Delay in that last sentence is misleading. This is not “Harold is a little delayed and will be here in five minutes,” No no no … Delay here means millions of dollars wasted, products not delivered, and careers ruined.

Delay here also means punitive measure to get projects on track, that usually lead to even more delays.

We respond to delays with demands, which is like drinking your way out of drowning.

The only way to finish more work is to only take on as much as your organization can process.

When your work-in-process rises, your rate of completion lowers. It’s very simple math.

Our new book, Why Limit WIP, takes this problem head-on.  The book follows the movements of Eldred, our office everyman, as he is valued, overloaded, devalued, and then later rescued. Eldred shows us how people, teams, and organizations react to overload … and what to do about it.

Right now, I’d be willing to bet your company is doing too much work and creating too little value. As businesses, we don’t survive without creating value … funny thing … the same is true for us as individuals.

Effectiveness scales.

Buy it now!

Finding Hidden WIP

WIP that is hidden Limiting Work in Process (WIP) is not easy.

Our work is largely invisible, which means it’s hard to notice. It creeps up on us. Well, heck, it’s invisible, it just walks right up - bold and unabashed. It doesn’t have to sneak - we’re simply blind to it.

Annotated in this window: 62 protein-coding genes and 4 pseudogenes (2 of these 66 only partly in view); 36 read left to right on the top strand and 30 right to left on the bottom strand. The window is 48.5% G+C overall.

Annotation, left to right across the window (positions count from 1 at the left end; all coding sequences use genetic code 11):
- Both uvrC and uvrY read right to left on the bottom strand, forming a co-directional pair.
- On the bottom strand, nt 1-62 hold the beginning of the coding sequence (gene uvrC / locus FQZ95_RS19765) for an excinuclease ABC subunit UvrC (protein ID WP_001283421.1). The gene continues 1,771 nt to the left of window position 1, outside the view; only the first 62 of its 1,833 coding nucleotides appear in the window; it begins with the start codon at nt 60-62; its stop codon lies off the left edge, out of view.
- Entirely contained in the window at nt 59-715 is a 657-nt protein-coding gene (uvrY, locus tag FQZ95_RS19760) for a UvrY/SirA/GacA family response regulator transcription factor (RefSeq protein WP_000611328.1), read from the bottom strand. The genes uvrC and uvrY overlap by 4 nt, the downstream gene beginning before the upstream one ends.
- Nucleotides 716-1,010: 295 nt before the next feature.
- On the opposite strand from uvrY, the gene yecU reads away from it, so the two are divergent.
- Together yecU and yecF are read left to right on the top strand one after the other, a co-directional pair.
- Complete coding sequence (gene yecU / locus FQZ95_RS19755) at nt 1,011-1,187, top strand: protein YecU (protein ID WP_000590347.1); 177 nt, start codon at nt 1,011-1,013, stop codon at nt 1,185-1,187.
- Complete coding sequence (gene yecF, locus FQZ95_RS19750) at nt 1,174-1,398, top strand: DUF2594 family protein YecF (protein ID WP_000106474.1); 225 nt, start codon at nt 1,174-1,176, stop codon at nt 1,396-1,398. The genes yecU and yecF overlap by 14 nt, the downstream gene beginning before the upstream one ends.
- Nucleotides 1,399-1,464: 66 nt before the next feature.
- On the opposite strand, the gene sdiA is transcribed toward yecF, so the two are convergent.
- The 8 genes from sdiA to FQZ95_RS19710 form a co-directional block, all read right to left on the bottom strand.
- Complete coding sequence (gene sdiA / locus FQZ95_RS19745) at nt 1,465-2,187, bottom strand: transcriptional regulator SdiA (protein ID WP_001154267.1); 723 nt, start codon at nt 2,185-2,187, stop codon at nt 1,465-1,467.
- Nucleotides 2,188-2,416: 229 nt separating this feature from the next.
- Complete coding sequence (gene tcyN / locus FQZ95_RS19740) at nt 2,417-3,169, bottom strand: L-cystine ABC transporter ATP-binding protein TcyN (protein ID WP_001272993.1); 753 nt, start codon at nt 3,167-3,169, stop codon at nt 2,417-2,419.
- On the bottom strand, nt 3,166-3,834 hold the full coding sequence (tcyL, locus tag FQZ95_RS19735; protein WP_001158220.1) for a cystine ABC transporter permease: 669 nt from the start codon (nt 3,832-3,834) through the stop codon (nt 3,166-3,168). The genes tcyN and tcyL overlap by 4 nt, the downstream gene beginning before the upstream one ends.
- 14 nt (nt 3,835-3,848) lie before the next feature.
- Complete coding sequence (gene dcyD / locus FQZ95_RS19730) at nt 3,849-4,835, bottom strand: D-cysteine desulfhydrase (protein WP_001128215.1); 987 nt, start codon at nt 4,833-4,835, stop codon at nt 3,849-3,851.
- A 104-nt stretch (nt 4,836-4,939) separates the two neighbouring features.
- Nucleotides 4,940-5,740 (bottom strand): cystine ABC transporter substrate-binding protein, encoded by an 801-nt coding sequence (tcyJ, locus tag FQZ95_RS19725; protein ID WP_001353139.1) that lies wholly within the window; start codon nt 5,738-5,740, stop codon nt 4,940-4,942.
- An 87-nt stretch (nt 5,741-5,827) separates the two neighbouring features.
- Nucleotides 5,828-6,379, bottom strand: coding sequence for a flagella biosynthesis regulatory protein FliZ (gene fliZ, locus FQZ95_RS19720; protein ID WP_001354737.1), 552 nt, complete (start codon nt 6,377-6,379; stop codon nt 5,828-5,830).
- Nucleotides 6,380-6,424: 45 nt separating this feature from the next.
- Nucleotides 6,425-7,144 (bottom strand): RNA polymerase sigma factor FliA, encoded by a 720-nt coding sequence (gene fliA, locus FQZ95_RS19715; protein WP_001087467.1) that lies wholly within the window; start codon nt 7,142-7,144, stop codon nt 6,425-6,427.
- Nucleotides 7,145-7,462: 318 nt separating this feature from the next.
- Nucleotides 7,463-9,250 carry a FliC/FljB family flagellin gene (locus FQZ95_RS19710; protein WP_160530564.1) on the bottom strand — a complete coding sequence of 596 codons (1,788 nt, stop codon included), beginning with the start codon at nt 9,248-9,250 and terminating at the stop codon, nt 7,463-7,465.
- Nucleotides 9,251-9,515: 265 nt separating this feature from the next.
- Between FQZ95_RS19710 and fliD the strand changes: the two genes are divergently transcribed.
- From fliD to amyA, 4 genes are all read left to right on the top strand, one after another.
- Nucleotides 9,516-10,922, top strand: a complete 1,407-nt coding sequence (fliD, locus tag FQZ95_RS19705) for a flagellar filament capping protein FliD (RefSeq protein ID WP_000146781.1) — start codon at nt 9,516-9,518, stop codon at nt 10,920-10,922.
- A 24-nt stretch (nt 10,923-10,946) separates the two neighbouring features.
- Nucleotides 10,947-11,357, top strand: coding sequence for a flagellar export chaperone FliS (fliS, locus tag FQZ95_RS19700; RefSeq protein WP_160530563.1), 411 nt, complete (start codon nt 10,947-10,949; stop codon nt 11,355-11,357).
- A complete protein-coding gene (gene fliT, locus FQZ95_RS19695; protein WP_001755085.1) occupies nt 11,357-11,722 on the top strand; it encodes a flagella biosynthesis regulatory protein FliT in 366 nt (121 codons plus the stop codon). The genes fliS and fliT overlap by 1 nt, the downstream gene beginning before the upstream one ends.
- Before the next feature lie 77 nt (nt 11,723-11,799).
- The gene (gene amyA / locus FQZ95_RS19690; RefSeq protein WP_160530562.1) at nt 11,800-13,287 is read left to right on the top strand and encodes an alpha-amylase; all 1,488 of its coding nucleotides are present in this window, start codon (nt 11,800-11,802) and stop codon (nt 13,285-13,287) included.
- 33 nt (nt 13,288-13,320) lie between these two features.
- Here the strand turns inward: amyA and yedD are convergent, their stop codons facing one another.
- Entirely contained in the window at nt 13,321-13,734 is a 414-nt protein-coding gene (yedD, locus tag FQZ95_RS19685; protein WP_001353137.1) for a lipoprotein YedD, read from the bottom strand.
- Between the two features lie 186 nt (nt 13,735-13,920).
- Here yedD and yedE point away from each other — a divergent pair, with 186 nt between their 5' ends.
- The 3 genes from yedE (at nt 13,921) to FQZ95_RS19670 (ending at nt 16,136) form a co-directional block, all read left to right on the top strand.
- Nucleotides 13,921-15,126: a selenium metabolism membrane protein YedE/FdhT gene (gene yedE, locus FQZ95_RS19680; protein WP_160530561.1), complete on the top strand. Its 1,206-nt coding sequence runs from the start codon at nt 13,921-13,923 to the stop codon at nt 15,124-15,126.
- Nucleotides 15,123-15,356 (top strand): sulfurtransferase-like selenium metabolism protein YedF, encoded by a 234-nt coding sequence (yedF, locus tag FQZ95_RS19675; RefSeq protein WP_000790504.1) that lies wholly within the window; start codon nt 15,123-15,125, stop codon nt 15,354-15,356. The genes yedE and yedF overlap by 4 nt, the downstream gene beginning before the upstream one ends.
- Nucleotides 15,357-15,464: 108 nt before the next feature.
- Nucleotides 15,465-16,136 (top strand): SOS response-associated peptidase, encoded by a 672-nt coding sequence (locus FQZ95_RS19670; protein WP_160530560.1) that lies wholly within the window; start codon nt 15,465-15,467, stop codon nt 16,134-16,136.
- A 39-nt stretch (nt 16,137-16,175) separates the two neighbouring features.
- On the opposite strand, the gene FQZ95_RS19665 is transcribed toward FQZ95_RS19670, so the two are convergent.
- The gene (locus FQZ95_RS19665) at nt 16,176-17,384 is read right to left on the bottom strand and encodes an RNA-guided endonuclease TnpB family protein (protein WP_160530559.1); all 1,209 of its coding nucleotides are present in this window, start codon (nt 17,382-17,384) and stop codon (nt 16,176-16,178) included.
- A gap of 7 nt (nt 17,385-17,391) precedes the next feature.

Then, one day, we notice it is there.

Over the last three weeks, we’ve worked with several groups that are shocked when we’ve found hidden WIP. To them, we seem like ghost hunters finding inefficiencies and overload where there was previously only air.

So, how can you find hidden WIP?

It’s easy: always assume it’s there.

When you start from a position of knowing that there’s more WIP lurking, you examine the shadows more closely. Here’s three common shadows:

Big Tickets - People are always asking about ticket sizing. If your tickets are too big they have lots of room in them. Lots of room for WIP to hide. Lots of tasks that you can start and not finish. Lots of ways for the ticket to get stuck. Ultimately, the big tickets have lots of shadows for WIP to hide. Tickets get bogged down because one or more of those hidden tasks is hard to complete. (Note to some: user stories are usually pretty big tickets).

Overfocus on Team Work - Time and again we see teams limit their WIP on a team board, but overlook the individuals. So the team will have a WIP limit of 5 or 6 and be meeting that limit just fine. Upon examination, however, one or two people are involved in every ticket. Since our work is completed by people, overloading them defeats the purpose of the Personal Kanban in the first place.

Self Deception - We put things on the board that we want to put on the board. Everything else ... hmm. We’ve seen software teams overloaded with unboarded support tasks because they weren’t “real work”. We’ve seen researchers overloaded with unboarded administrative tasks because they weren’t “real work.” We’ve seen people with dozens of incomplete tasks that were “too small for the board.”

Tonianne and I now look for these things out of habit. We immediately look for oversized expectations, individual overload, and unreported work every time we see a board.

Image from Cecil Goes Wild ... which could be used to teach kids about hidden WIP.